G. Patoulis, Attica Regional Governor: “Returning to European identity again”
The conviction that the necessary condition for achieving the goals of sustainable development is to secure a strong Europe, underlined the Attica Regional Governor and new Vice-President of the European Committee of the Regions (CoR), G. Patoulis by his intervention at the European Parliament meeting, entitled “Conference on the Future of Europe.”
“Our countries are becoming less European”
Mr Patoulis emphasized the need to give a new impetus to the European Idea itself and the values it embodies, through actions “that we should all take in our countries and societies”, noting that “today we are living in an era of less Europe.”
In his assessment, the Attica Regional Governor and new Vice-President of the European Committee of the Regions emphasized, inter alia, that “the centre of critical decision-making for the peoples is moving away from the European continent, while political leaderships that directly challenge the traditional European model of governance and the values it serves are strengthened.” “Our countries are becoming less European,” he said.
“The logic of closed borders is not European logic”
As an indication of the change taking place Mr G. Patoulis cited the way the refugee issue is handled , stressing that “the closed border is not European logic,” and focused on the lack of solidarity between European states in a number of cases which, he said, “directly questions the core of the European idea.”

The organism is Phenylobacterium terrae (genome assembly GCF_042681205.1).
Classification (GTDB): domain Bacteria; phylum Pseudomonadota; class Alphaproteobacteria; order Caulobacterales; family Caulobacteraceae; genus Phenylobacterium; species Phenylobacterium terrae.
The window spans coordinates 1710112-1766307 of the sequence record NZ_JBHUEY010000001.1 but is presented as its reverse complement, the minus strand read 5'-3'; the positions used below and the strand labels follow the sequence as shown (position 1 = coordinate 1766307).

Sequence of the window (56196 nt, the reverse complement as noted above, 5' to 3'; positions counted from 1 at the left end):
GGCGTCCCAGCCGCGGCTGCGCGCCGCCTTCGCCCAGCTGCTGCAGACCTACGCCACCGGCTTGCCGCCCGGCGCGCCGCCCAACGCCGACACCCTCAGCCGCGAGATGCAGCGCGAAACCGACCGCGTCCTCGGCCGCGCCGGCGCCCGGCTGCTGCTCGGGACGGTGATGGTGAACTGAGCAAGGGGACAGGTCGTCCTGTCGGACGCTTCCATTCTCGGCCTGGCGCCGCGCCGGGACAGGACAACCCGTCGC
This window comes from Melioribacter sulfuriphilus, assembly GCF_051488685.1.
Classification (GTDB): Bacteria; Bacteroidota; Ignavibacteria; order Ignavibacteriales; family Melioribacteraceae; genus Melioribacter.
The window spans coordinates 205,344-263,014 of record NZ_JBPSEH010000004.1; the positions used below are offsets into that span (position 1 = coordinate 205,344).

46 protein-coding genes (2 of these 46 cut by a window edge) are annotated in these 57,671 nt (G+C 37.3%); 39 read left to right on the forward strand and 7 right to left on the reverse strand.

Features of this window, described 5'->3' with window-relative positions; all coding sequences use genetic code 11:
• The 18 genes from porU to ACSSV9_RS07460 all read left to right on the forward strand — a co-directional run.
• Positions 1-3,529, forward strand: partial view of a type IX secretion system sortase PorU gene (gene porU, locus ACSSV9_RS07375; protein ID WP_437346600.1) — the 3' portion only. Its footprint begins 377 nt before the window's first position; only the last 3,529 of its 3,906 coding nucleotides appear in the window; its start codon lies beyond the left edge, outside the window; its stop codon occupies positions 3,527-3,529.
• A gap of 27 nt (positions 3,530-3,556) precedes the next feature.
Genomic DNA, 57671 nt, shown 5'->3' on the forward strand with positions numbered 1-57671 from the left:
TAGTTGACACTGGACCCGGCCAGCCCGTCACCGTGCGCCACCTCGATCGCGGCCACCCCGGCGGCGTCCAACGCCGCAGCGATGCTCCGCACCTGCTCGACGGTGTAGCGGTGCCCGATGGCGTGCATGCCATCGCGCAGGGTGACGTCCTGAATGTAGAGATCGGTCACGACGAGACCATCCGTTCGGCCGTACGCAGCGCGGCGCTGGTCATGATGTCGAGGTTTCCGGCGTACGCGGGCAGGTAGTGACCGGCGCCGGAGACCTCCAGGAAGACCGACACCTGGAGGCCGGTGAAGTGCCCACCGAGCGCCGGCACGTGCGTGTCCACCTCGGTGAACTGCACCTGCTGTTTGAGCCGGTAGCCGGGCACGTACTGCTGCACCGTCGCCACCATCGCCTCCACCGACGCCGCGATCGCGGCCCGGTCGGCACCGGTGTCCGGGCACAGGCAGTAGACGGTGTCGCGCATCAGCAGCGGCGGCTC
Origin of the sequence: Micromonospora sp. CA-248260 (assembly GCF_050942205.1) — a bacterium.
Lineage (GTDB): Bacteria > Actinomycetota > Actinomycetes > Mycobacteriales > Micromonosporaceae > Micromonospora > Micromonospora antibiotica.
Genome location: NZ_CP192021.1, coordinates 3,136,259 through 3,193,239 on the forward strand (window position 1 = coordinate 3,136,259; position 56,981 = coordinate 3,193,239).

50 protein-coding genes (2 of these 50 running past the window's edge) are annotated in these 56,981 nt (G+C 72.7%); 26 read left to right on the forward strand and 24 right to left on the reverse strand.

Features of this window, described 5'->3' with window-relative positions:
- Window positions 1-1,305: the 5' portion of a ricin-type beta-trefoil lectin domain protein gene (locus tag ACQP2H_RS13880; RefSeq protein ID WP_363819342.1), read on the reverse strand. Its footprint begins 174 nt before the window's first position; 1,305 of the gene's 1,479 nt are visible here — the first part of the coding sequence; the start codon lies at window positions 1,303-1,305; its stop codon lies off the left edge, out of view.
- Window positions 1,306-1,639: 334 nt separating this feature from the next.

Concluding his speech, emphasized that the current period of crisis and internal debate in Europe is the most serious, and called for unity and cooperation.”
“So we have to join forces to find our identity again,” he said.
Full text of Mr Patoulis’ intervention:
All of us here today share a common vision and have agreed that we share the same priorities in terms of integrating the Sustainable Development Goals into Europe.
But today, discussing about sustainable development goals is not enough, unless we all take action in our countries and societies to give new impetus to the European Idea and the values it embodies. We should not blindfold ourselves.
We are living in the age of less Europe today.
Our world is becoming less and less European, less and less ‘western’.
The epicentre of critical decisions concerning the future of our peoples, the future of the planet and finances, is shifting away from our continent.
The paradox is that even our own countries are becoming less European themselves, given the empowerment of political leaderships that directly challenge the traditional European model of governance and the values it serves.
The way the refugee crisis is being managed is indicative of the change that is taking place.
The logic of closed borders is not European logic.
The lack of solidarity between European states in a number of cases directly questions the core of the European idea.
The lack of communication with the average European citizen reinforces this situation, which will become irreversible if we do not take the initiative.
Europe has gone through times of intense crisis and internal controversy. But this is the most serious.
So we should unite our strengths to find our identity again.
Since no sustainable development goal could exist without a strong Europe.